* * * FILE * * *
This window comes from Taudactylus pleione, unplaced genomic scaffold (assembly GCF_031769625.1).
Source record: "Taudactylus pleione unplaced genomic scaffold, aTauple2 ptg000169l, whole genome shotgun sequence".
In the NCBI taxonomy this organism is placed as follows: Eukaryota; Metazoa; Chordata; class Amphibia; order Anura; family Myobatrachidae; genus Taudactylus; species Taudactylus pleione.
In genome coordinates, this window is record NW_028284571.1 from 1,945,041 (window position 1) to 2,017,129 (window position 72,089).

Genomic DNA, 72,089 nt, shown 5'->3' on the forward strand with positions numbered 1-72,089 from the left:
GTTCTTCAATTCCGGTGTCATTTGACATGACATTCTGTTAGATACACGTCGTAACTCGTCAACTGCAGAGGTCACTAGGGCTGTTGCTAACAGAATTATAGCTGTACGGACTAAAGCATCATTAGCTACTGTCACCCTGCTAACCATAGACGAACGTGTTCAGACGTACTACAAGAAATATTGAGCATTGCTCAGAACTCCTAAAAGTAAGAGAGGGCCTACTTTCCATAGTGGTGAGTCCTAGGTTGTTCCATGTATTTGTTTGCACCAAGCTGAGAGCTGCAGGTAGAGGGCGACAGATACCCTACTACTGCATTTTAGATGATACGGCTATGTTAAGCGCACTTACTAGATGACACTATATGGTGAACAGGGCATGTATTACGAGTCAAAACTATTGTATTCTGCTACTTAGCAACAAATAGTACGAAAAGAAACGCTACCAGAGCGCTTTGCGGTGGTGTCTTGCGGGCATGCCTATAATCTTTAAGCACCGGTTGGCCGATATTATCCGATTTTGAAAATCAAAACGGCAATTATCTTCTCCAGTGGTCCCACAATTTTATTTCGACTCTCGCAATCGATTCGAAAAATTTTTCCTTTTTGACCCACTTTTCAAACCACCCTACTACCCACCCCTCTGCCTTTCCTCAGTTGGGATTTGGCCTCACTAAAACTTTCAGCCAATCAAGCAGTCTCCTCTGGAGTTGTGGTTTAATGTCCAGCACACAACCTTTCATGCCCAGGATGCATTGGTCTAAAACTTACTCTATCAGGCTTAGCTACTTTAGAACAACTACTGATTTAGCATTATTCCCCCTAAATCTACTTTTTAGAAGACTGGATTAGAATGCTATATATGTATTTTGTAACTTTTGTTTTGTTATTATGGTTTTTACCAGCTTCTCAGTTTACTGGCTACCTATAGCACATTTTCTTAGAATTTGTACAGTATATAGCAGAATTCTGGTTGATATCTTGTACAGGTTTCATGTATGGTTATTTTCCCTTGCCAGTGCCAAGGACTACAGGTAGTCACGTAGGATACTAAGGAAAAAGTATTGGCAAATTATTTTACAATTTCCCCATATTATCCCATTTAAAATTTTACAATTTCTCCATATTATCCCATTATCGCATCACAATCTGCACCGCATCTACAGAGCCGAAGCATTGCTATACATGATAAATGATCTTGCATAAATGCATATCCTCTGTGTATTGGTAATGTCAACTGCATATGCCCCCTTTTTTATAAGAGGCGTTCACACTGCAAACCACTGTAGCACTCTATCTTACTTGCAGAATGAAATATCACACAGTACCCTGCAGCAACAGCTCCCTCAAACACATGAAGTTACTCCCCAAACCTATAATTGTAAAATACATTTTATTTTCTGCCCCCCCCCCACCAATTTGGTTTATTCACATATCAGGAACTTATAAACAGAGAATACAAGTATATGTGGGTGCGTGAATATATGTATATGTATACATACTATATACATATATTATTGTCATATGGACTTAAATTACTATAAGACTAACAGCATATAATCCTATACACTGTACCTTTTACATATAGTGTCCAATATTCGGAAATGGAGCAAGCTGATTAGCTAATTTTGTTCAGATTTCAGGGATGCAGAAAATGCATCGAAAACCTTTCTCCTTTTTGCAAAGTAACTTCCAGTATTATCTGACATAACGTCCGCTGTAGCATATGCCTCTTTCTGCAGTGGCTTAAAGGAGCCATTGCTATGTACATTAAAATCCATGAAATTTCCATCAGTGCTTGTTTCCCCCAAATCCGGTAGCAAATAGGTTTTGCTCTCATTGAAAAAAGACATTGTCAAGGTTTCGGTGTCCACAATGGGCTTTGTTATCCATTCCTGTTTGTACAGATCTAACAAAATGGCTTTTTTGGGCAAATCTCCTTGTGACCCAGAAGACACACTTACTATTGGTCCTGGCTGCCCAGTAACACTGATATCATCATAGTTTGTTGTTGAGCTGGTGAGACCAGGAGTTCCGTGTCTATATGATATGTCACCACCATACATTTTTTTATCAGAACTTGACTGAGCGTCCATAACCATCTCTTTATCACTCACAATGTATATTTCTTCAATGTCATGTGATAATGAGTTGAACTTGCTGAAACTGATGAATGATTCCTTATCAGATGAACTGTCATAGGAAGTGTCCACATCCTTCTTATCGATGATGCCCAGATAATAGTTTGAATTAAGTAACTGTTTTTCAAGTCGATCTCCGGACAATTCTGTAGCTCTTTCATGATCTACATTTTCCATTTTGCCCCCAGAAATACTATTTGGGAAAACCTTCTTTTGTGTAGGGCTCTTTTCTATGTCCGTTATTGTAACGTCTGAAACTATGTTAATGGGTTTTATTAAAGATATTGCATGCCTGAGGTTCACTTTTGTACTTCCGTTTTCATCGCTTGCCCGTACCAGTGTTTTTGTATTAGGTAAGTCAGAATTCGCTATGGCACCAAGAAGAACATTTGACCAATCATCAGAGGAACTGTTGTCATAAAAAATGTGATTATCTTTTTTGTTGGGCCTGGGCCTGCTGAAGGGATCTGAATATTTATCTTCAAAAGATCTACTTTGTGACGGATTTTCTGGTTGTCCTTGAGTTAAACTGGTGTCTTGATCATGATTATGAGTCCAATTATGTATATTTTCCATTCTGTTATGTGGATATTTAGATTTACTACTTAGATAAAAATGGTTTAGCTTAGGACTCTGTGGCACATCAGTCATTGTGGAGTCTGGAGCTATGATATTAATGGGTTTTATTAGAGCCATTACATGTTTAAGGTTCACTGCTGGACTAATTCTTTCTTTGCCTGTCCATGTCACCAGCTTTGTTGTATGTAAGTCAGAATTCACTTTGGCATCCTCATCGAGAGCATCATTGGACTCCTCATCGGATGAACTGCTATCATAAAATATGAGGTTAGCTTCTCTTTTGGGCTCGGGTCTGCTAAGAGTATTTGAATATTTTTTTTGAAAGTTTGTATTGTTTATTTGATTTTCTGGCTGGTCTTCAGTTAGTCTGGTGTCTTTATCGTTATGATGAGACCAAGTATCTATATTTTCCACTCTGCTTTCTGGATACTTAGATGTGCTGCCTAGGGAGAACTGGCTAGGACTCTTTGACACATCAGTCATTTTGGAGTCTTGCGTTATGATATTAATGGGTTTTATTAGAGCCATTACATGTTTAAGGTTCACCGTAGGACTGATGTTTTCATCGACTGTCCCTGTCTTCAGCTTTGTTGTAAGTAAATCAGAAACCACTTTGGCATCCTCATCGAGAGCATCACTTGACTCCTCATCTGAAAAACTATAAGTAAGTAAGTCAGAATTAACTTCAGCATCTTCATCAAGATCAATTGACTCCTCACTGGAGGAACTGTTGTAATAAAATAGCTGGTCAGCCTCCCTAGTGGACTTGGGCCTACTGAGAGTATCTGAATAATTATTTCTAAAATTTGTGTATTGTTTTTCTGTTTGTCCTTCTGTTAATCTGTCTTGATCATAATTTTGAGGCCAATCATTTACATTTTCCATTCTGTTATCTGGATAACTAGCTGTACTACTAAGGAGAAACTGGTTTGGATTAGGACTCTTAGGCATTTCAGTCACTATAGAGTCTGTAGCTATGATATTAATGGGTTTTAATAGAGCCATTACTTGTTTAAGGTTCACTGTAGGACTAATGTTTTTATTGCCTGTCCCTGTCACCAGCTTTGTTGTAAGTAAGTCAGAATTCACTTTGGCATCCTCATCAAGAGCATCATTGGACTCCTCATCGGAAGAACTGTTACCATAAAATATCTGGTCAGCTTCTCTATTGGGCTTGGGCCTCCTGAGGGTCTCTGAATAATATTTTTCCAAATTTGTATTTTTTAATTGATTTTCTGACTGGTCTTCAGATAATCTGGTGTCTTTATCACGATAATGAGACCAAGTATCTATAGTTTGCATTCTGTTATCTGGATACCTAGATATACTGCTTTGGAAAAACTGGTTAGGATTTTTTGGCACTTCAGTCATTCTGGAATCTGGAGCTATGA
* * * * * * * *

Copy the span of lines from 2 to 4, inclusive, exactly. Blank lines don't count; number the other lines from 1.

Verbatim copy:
Source record: "Taudactylus pleione unplaced genomic scaffold, aTauple2 ptg000169l, whole genome shotgun sequence".
In the NCBI taxonomy this organism is placed as follows: Eukaryota; Metazoa; Chordata; class Amphibia; order Anura; family Myobatrachidae; genus Taudactylus; species Taudactylus pleione.
In genome coordinates, this window is record NW_028284571.1 from 1,945,041 (window position 1) to 2,017,129 (window position 72,089).